• Keep track of essential personal protective equipment (PPE) by tagging items with asset labels that correspond to a given area of your manufacturing or industrial facility. 
  • Use asset tags to improve organization in your facility: Affix asset labels with barcodes to storage bins holding spare parts or essential tools so it’s easy for employees to scan and see what’s inside. 
  • Tag wheelchairs, beds, and other fixed but repositionable assets in healthcare facilities so they can easily be traced when used across your premises. 

5 Steps to Implement an Asset Tagging System

Asset tag management protocols should be designed to ensure consistency and accuracy across the board. Before beginning the process of marking assets in your business, assign a point person who can define which items will be tagged and establish protocols for reporting issues as well as deploying, relocating, or decommissioning tagged assets. You may find that a series of Kaizen Events allows the time and structure to complete the following asset tagging steps: 

1. Assign Unique ID Numbers

The first step to implementing an asset tag system is to assign each item a unique identification number. This ensures accurate tracking and prevents duplicates.

2. Choose the Right Type of Asset Tag

Consider the environment in which the asset will be used and choose tags made from a durable, heavy-duty material that can stand up accordingly. We carry a variety of customizable asset tags that can be personalized with your business name and other relevant information such as address or phone number. Choose the right type of asset tags to suit your purposes:

  • Number Tags: Basic asset tags can be custom-printed with an item’s assigned number to allow for identification and tracking.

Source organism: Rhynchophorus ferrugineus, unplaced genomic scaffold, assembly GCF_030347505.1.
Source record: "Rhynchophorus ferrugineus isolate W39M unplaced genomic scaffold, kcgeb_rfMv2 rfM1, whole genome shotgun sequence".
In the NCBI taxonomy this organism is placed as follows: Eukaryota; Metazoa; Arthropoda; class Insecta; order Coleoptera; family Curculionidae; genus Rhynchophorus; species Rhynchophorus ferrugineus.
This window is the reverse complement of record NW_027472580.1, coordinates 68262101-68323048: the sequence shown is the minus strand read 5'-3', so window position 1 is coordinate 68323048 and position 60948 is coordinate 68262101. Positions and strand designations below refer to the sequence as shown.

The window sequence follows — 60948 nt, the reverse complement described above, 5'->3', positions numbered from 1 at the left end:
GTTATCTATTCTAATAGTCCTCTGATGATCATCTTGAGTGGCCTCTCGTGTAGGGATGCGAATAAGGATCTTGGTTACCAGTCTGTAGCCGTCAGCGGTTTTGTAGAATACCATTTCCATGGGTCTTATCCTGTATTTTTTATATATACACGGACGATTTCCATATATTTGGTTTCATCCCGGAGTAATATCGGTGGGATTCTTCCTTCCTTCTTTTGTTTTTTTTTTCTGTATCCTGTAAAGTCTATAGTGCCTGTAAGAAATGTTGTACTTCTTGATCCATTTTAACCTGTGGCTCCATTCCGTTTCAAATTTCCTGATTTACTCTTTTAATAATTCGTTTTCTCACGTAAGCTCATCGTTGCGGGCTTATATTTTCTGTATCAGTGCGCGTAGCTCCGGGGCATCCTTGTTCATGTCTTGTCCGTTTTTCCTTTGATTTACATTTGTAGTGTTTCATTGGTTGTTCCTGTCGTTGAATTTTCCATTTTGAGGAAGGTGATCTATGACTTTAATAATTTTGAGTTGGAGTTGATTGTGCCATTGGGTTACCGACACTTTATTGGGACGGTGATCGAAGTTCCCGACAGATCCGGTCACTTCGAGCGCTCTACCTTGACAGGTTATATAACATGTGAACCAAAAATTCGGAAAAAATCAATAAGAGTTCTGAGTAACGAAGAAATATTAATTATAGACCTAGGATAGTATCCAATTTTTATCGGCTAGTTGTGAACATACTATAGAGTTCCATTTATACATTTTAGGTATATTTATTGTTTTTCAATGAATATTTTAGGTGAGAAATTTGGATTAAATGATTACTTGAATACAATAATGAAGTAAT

• Barcode Tags: Asset tags that are printed with a barcode can be quickly scanned for improved efficiency and productivity.
  • Tamper-Proof Tags: Asset tags with a cut in the middle cannot be removed in one piece, so it becomes immediately evident if one has been tampered with. These are ideal for high-value movable assets. 

3. Implement an Effective Asset Tag Tracking System

A tagging system is only as effective as your overarching approach to asset management. Each unique ID or barcode should correspond to a centralized database that tracks important information associated with each labeled asset. Some examples include: 

  • Asset name/descriptor
  • Asset ID
  • Location
  • Date purchased
  • Cost and depreciation information
  • Insurance information
  • Maintenance/service history
  • Disposal or decommissioning process
  • Additional notes

4. Affix Asset Tags to Items

Follow consistent placement practices across similar items so asset tags are easy to spot or scan when needed. For example, place asset labels in the same place on all forklifts in your facility, or on the bottom of laptops you’ll be distributing and tracking among employees. Be sure not to cover important item information (such as serial numbers or model numbers) when affixing asset tags. 

5. Measure the Efficacy of Your Tracking System

Any facility implementing Lean and 5S methods is familiar with the idea of continuous improvement, which requires that organizations constantly analyze established processes to make sure they are still functioning as intended. An asset marking system is no exception: Regularly verify and update asset information in your database and conduct frequent audits to maintain accuracy and note areas for improvement.

Our asset tracking tags are made from durable aluminum with bright, highly visible color options, and can be custom printed with the information you need to efficiently and effectively manage your products, equipment, and more. For more on increasing efficiency, safety, and productivity in your workplace, explore our Resource Center.